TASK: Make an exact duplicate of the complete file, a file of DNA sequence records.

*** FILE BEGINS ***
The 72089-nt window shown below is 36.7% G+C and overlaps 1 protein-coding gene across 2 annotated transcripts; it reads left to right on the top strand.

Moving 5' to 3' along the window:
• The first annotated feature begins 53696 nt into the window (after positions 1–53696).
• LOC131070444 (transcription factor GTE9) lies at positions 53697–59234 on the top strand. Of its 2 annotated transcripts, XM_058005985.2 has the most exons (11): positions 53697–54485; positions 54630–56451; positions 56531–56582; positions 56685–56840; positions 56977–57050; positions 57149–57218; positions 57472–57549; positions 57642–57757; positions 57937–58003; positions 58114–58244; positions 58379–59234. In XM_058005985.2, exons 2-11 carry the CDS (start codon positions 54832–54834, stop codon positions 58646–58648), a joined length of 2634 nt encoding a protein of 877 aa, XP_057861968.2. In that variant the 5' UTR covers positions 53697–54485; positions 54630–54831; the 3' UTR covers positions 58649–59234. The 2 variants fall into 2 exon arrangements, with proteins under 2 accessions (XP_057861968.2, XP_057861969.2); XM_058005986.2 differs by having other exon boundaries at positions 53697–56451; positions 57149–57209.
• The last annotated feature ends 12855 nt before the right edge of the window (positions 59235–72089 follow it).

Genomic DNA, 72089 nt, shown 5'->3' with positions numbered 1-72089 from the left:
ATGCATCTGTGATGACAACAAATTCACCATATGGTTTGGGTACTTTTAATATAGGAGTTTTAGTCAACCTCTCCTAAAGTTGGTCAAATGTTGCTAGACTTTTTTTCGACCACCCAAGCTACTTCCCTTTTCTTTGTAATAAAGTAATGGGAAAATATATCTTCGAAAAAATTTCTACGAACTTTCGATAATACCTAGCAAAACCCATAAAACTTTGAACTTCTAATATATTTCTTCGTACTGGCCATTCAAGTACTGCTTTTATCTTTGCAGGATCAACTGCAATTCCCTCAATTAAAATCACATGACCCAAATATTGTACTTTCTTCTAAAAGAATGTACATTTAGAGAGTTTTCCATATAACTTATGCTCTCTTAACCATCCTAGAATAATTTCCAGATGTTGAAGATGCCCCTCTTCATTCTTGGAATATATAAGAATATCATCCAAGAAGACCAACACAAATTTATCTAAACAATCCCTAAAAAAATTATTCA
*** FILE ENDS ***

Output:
The 72089-nt window shown below is 36.7% G+C and overlaps 1 protein-coding gene across 2 annotated transcripts; it reads left to right on the top strand.

Moving 5' to 3' along the window:
• The first annotated feature begins 53696 nt into the window (after positions 1–53696).
• LOC131070444 (transcription factor GTE9) lies at positions 53697–59234 on the top strand. Of its 2 annotated transcripts, XM_058005985.2 has the most exons (11): positions 53697–54485; positions 54630–56451; positions 56531–56582; positions 56685–56840; positions 56977–57050; positions 57149–57218; positions 57472–57549; positions 57642–57757; positions 57937–58003; positions 58114–58244; positions 58379–59234. In XM_058005985.2, exons 2-11 carry the CDS (start codon positions 54832–54834, stop codon positions 58646–58648), a joined length of 2634 nt encoding a protein of 877 aa, XP_057861968.2. In that variant the 5' UTR covers positions 53697–54485; positions 54630–54831; the 3' UTR covers positions 58649–59234. The 2 variants fall into 2 exon arrangements, with proteins under 2 accessions (XP_057861968.2, XP_057861969.2); XM_058005986.2 differs by having other exon boundaries at positions 53697–56451; positions 57149–57209.
• The last annotated feature ends 12855 nt before the right edge of the window (positions 59235–72089 follow it).

Genomic DNA, 72089 nt, shown 5'->3' with positions numbered 1-72089 from the left:
ATGCATCTGTGATGACAACAAATTCACCATATGGTTTGGGTACTTTTAATATAGGAGTTTTAGTCAACCTCTCCTAAAGTTGGTCAAATGTTGCTAGACTTTTTTTCGACCACCCAAGCTACTTCCCTTTTCTTTGTAATAAAGTAATGGGAAAATATATCTTCGAAAAAATTTCTACGAACTTTCGATAATACCTAGCAAAACCCATAAAACTTTGAACTTCTAATATATTTCTTCGTACTGGCCATTCAAGTACTGCTTTTATCTTTGCAGGATCAACTGCAATTCCCTCAATTAAAATCACATGACCCAAATATTGTACTTTCTTCTAAAAGAATGTACATTTAGAGAGTTTTCCATATAACTTATGCTCTCTTAACCATCCTAGAATAATTTCCAGATGTTGAAGATGCCCCTCTTCATTCTTGGAATATATAAGAATATCATCCAAGAAGACCAACACAAATTTATCTAAACAATCCCTAAAAAAATTATTCA